OKISHIO’S THEOREM AND FMT

TSSI is flawed on logical grounds in other places as well. To prove claim G TSSI advocates must disprove Okishio’s theorem and to prove claim C they must disprove the FMT. However the TSSI refutations are hardly true refutations, the FMT and Okishio’s theorem are mathematically true. The refutations don't mathematically refute the theorems, they only show that once assumptions are violated the theorems don't hold. But these criticisms are hardly their own, they have been known of for decades. In order for actual criticisms adherents to the TSSI would have to construct a theoretical relevant model in which Okishio’s theorem and the FMT do not hold instead of picking at the assumptions of the theorems.

THE MELT

The best example of logical flaws in the TSSI approach is the treatment of the monetary expression of labor hours, or MELT. Kliman fails to put forward a coherent definition without contradicting it later. Even if the definition of the MELT was consistent the assumption that τt = 1 is imposed without explanation. However Kliman put forward this definition of the MELT; “the ratio of a unit of money to the amount of labor commanded by a unit of money”, in mathematical terms;

τt+1 = (pt+1xt)/(λt+1xt)

However this is just a fancy way to put forward equations 1-3, it's by no means a coherent definition like Kliman implies. On top of the fact that the ratio Kliman puts forward is by no means a definition it assumes that liquidity preference is nil which contradicts Marx's original theory which invalidates TSSI as a true approach to Marx.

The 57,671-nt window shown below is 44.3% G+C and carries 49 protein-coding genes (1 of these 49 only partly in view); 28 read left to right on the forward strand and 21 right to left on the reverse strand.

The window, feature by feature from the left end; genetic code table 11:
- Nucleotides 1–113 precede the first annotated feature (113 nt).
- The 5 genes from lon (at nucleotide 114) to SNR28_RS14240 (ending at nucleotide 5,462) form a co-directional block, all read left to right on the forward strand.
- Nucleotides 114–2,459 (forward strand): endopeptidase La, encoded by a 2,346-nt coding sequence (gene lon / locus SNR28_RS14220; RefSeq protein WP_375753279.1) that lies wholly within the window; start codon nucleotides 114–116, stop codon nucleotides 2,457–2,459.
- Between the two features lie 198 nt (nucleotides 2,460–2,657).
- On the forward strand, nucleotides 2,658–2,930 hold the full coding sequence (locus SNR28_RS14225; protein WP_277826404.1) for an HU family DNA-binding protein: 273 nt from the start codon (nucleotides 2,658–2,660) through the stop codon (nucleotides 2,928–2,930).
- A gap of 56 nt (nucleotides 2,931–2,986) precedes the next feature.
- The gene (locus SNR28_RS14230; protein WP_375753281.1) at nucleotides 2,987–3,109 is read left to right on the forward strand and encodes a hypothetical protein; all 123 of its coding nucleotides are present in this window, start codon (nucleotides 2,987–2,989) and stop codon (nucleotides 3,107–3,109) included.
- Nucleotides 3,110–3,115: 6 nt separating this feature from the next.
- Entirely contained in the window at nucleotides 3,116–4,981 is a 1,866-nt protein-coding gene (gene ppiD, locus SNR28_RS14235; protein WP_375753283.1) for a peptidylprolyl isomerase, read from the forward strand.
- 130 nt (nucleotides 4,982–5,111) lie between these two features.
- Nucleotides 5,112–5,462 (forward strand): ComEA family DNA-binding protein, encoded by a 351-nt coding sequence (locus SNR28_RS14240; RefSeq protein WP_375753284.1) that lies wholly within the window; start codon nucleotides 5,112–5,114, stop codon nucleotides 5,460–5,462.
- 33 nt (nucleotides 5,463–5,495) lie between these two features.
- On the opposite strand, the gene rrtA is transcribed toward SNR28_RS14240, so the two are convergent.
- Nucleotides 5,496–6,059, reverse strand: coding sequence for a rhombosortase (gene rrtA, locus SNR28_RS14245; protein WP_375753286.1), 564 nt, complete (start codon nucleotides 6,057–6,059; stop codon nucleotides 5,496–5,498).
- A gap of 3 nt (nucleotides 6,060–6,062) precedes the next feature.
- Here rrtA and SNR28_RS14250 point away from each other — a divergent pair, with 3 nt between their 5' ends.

Kliman put forward another definition of the MELT which is

Price = MELT × Labor commanded

However this mystical “labor commanded” isn't defined by any writings on TSSI and instead one is supposed to blindly accept this, however through the ith equation of equation 1 we can determine this “labor commanded”, thus the definition of the MELT is as follows

pit+1 = τt+1[(Σpj,taji/τt)+gi,t+li,t]

Where the bracketed statement is labor commanded, however this is just another rewrite of previous equations, not a coherent definition of the MELT.

In all of Klimans definitions of the MELT the words may seem correct but he fails to provide a definition of the MELT that isn't rewriting previous equations leading to circular definitions. One can combine equations 1-3 to create

τt+1 = (τtpt+1x)/(ptAx+τtlx)